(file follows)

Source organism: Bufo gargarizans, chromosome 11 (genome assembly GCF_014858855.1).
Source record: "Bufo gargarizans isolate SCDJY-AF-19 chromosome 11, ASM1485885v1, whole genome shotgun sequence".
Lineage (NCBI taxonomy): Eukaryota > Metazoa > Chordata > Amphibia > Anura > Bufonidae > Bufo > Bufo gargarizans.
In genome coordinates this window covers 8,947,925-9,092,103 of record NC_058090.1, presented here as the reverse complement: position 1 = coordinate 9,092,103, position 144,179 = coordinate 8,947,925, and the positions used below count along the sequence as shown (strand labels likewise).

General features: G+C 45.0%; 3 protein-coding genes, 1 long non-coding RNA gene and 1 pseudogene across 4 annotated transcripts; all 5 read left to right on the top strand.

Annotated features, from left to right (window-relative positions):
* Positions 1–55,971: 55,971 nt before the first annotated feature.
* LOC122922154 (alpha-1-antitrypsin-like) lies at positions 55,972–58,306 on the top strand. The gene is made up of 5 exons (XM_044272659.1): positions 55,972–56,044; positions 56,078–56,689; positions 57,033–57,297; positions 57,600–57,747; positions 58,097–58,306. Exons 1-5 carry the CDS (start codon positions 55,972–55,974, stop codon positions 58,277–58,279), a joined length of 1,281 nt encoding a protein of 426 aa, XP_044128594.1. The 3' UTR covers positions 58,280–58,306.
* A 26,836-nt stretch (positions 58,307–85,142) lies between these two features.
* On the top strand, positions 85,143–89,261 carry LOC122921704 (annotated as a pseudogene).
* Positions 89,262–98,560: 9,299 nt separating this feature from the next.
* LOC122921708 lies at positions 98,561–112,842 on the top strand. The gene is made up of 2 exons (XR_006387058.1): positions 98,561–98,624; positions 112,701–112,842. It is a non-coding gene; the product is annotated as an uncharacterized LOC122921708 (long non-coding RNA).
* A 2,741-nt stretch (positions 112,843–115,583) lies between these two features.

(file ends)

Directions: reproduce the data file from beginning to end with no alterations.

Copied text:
Source organism: Bufo gargarizans, chromosome 11 (genome assembly GCF_014858855.1).
Source record: "Bufo gargarizans isolate SCDJY-AF-19 chromosome 11, ASM1485885v1, whole genome shotgun sequence".
Lineage (NCBI taxonomy): Eukaryota > Metazoa > Chordata > Amphibia > Anura > Bufonidae > Bufo > Bufo gargarizans.
In genome coordinates this window covers 8,947,925-9,092,103 of record NC_058090.1, presented here as the reverse complement: position 1 = coordinate 9,092,103, position 144,179 = coordinate 8,947,925, and the positions used below count along the sequence as shown (strand labels likewise).

General features: G+C 45.0%; 3 protein-coding genes, 1 long non-coding RNA gene and 1 pseudogene across 4 annotated transcripts; all 5 read left to right on the top strand.

Annotated features, from left to right (window-relative positions):
* Positions 1–55,971: 55,971 nt before the first annotated feature.
* LOC122922154 (alpha-1-antitrypsin-like) lies at positions 55,972–58,306 on the top strand. The gene is made up of 5 exons (XM_044272659.1): positions 55,972–56,044; positions 56,078–56,689; positions 57,033–57,297; positions 57,600–57,747; positions 58,097–58,306. Exons 1-5 carry the CDS (start codon positions 55,972–55,974, stop codon positions 58,277–58,279), a joined length of 1,281 nt encoding a protein of 426 aa, XP_044128594.1. The 3' UTR covers positions 58,280–58,306.
* A 26,836-nt stretch (positions 58,307–85,142) lies between these two features.
* On the top strand, positions 85,143–89,261 carry LOC122921704 (annotated as a pseudogene).
* Positions 89,262–98,560: 9,299 nt separating this feature from the next.
* LOC122921708 lies at positions 98,561–112,842 on the top strand. The gene is made up of 2 exons (XR_006387058.1): positions 98,561–98,624; positions 112,701–112,842. It is a non-coding gene; the product is annotated as an uncharacterized LOC122921708 (long non-coding RNA).
* A 2,741-nt stretch (positions 112,843–115,583) lies between these two features.